Years before, in Pickwick Papers, Dickens tells the story of a cynical grave digger, one Gabriel Grub, who, through frightful visions presented by goblins on Christmas Even, is forcefully converted to benevolence before his soul get dammed to hell 1. He doesn’t knows exactly where yet, but he knows that somewhere in there, there is defenitelly a good story.

Armed with just a hunch, Charles Dickens sets himself to self-publish “A Christmas Carol” with borrowed money in exchange for a percentage of the profits.

Describing Charles Dickens as “the man who invented Christmas”, the renowed Welsh journalist, essayist and historian Byron Rogers writes: “In our dreams of the perfect pub it is always the 1830s, on the eve of the Railway Boom, with Christmas not far away. Christmas was never far from him. It is there in his first book and in his last, and for him each year the deadline came for the Christmas story, something he was to ruefully call clearing ‘the Christmas stone out of the road.’ Look at the cards on your mantle piece. Those without robins or shepherds have coaches, inns, ladies in muffs and jolly men in Hessian boots, all these because a young man froze Christmas for us in the 1830s. He was able to do that because for reasons of his own he had largely invented it.” 2

[…]inns, ladies in muffs and jolly men in Hessian boots, all these because a young man froze Christmas for us in the 1830s

Contrary to popular belief, Dickens found no significant problems writing the story. Let’s recall that, despite being portraited as a troubled author in popular culture, mostly because of his relationship with his father, Dickens was a professional writer and knew and loved and respected his craft as most professional artists do.

Before the end of November 1843, the story was finished. Chapman and Hall published the book in December of the same year. Since Dickens had paid for the publishing with his own money, he gave himself the luxury to be involved in every stage of the publishing process. From choosing the color of the cover to the engraved golden letters to the artist who immortalized old Ebenezer Scrooge; John Leech, perhaps the most famous illustrator at the time whose work includes the widely popular Punch Magazine.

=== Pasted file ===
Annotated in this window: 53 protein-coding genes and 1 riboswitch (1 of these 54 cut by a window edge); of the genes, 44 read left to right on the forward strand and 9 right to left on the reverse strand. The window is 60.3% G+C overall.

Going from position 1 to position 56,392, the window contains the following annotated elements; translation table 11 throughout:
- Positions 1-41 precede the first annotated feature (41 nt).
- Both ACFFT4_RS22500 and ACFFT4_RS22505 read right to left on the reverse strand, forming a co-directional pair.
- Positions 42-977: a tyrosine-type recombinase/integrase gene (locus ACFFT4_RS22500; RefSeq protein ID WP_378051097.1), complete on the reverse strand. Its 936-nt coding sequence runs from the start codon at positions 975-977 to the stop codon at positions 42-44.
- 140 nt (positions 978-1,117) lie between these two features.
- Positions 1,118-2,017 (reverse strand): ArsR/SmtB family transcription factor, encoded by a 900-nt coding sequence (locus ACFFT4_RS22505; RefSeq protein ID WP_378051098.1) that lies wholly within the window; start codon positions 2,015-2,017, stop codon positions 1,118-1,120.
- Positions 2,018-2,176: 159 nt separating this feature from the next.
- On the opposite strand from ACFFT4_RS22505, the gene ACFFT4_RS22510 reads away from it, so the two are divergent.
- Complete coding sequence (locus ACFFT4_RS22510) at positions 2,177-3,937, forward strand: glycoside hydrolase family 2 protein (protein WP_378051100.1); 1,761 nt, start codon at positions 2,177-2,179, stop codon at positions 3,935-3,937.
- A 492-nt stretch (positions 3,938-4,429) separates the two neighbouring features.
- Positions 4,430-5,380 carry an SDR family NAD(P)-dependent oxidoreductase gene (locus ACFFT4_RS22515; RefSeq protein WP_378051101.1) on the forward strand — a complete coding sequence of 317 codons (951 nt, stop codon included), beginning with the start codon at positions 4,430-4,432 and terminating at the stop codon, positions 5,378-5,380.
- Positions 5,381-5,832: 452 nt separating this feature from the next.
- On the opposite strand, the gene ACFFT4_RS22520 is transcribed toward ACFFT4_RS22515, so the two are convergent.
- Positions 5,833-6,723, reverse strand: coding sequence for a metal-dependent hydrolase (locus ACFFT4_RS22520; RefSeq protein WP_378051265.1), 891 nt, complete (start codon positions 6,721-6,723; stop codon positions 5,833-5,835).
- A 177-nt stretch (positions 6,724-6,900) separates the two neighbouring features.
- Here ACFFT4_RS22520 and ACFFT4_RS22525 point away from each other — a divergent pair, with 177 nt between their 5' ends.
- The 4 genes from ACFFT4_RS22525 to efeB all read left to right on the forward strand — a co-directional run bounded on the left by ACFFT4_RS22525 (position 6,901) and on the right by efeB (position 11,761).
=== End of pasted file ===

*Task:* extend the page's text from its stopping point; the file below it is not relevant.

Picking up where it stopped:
A Christmas Carol was an instant hit, flying out entirely out of the bookstores in a matter of days. Sadly, for Dickens, the book was not a success. He had invested money from his own pocket to get it published and expected to receive at least £1,000 on the first 6000 copies but merely pocketed around £230 instead. The next year, despite still being one of the most critically acclaimed books in stores, his entire profits totaled £744.

How can we explain, then, that a man with the most successful book in London ended up struggling with money once again? Easy, Dickens’s choices for the book’s binding and illustrations were so expensive his earnings were diminished, something most self-published authors should also be aware of when publishing their work.

But what if Dickens didn’t choose to have the letters on the cover engraved in gold? What if he went for a stock cover instead of the beautifully one the first edition had? What would have happened if Dickens had decided against hiring Leech to illustrate the story? What would have happened then? Was Dicken’s book a tremendous success because of its timeless story? Or because of an author who madly loved his work to the extent that he invested in the last pound he owned to get the best possible quality for his creation?

There is no question that A Christmas Carol is one of the greatest tales ever written, but the weight of Dickens’ decisions when it came to publishing the book can’t be denied as an integral part of its success. That is the real secret behind the success of A Christmas Carol. Not the story, or the characters, or the ghosts of Christmas we all know and love. These, like we already saw, had been published in a similar fashion before, and by no other than Dickens himself. No, the secret behind its success lies in the circumstance in which the story was published. In the book itself. In the binding. In its illustrations. In the choice of paper and the way Dickens recommended booksellers to place his story on the windows.

The secret behind the man who invented Christmas is that first, he invented the success of the story.


  1. The Story of the Goblins Who Stole a Sexton, The Pickwick Papers, (1836). [return]
  2. The man who invented Christmas, Sunday Telegraph (December 18, 1988) [return]